The O’Reilly Factor is the number one rated show on Fox News and has been for over a decade. So news that Bill O’Reilly and his employer have paid out over $13 million in sexual harassment settlements is bad news for the news broadcasting giant.

Or is it? The New York Times reported on Saturday that O’Reilly and Fox have settled five different claims from women over the years, with each allegation rooted in some form of sexual harassment. The hush money was paid out in exchange for the women not pursuing litigation or speaking out publicly against O’Reilly.

But now the cat is out of the bag, and everyone knows that O’Reilly has been accused of sexually abusive behavior multiple times. This in its own right should be bad enough, but the fact that this isn’t the first high profile case of this kind at Fox makes it even worse.

Just last July, former Chairman and CEO Roger Ailes was forced to resign after his own sexual harassment scandal. At the time, the company said it did not tolerate behavior that “disrespects women or contributes to an uncomfortable work environment.”

That’s all well and good until your top rated host and biggest earner is accused of verbal abuse, lewd comments, unwanted sexual advances, and “phone calls in which it sounded as if O’Reilly was masturbating” according to documents and interviews.

So what does Fox News have to say about this recent revelation?

“21st Century Fox takes matters of workplace behavior very seriously. Notwithstanding the fact that no current or former Fox News employee ever took advantage of the 21st Century Fox hotline to raise a concern about Bill O’Reilly, even anonymously, we have looked into these matters over the last few months and discussed them with Mr. O’Reilly. While he denies the merits of these claims, Mr. O’Reilly has resolved those he regarded as his personal responsibility. Mr. O’Reilly is fully committed to supporting our efforts to improve the environment for all our employees at Fox News.”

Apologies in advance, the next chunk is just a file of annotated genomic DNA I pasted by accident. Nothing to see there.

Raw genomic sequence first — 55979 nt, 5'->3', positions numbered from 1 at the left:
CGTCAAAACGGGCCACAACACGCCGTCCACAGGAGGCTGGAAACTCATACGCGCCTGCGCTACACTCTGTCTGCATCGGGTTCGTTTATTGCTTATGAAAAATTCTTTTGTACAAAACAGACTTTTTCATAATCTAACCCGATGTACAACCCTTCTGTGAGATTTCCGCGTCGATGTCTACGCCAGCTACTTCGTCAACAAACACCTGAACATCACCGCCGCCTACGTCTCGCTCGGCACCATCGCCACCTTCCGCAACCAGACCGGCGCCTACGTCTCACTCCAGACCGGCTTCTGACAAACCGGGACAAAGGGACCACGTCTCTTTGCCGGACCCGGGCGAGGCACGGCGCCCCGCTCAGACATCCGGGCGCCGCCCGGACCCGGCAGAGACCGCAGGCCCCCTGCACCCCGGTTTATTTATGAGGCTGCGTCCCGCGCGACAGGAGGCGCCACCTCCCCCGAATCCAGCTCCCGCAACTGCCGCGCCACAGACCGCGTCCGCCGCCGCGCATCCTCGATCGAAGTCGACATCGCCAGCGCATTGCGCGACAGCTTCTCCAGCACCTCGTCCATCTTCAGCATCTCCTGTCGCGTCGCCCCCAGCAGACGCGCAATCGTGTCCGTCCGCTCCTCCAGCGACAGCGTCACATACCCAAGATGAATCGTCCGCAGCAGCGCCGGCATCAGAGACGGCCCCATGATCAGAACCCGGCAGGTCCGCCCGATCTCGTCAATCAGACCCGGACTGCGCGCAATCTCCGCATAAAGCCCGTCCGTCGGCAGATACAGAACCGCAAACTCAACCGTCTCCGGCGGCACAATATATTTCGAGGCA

So basically, they’re saying they’re not going to do anything about it. And what about O’Reilly himself? On his website, he posted a statement that basically says because he’s so well known, people are going to come after him but their allegations are not true. The only reason he settled with these women is to spare his family from damaging lawsuits.

“Just like other prominent and controversial people, I’m vulnerable to lawsuits from individuals who want me to pay them to avoid negative publicity. In my more than 20 years at Fox News Channel, no one has ever filed a complaint about me with the Human Resources Department, even on the anonymous hotline.

“But most importantly, I’m a father who cares deeply for my children and who would do anything to avoid hurting them in any way. And so I have put to rest any controversies to spare my children.”

Some have likened these allegations and the treatment of the women who have come forth to the Bill Cosby rape scandal. But since The O’Reilly Factor is such a big earner, it’s unlikely that any action will be taken against O’Reilly.

The only thing that could really hurt him now is if this latest NY Times piece causes advertisers to pull away from his show, not wanting to be associated with this scandal. Because it’s clear the only thing that matters here is money.

And that’s a problem. It’s just like a professional athlete being allowed to continue playing despite facing severe charges (Kobe Bryant, Ben Roethlisberger, Derrick Rose…the list could go on), or Hollywood filmmakers receiving awards despite being known to have molested children (Woody Allen, Roman Polanski). These people are put on a pedestal and told that they are too important to be punished. They bring in too much money.

It’s a mentality that fosters this belief that these kinds of things are alright as long as you are of a certain status; in essence, they are above the law and above punishment.

It’s why we have a president who was recorded saying because he’s so rich, he has the right to sexually assault a women simply because he wants to. These things are unacceptable — everyone would agree on that.

But until we all agree that simply being rich or famous does not allow you to do these things and get away with it, we are never going to be able to truly work towards fixing the problem.

They say justice is supposed to be blind, but reality often proves that is not the case. It’s why we have a rapist like Brock Turner described by his athletic accomplishments and let free after six months, while a black man who was killed simply because he was black being described by his criminal history.

These days it’s not simply about what was done, but it’s about who did it. And if the accused falls under a certain status or looks a certain way, then far too often the punishment (or lack thereof) fails to fit the crime.

Justice isn’t blind. Rather, we choose to be blind to the injustices surrounding us.

And until we collectively choose to fix that, we’ll just continue to tune in and try and ignore the fact that we are watching sexual predators on our television.

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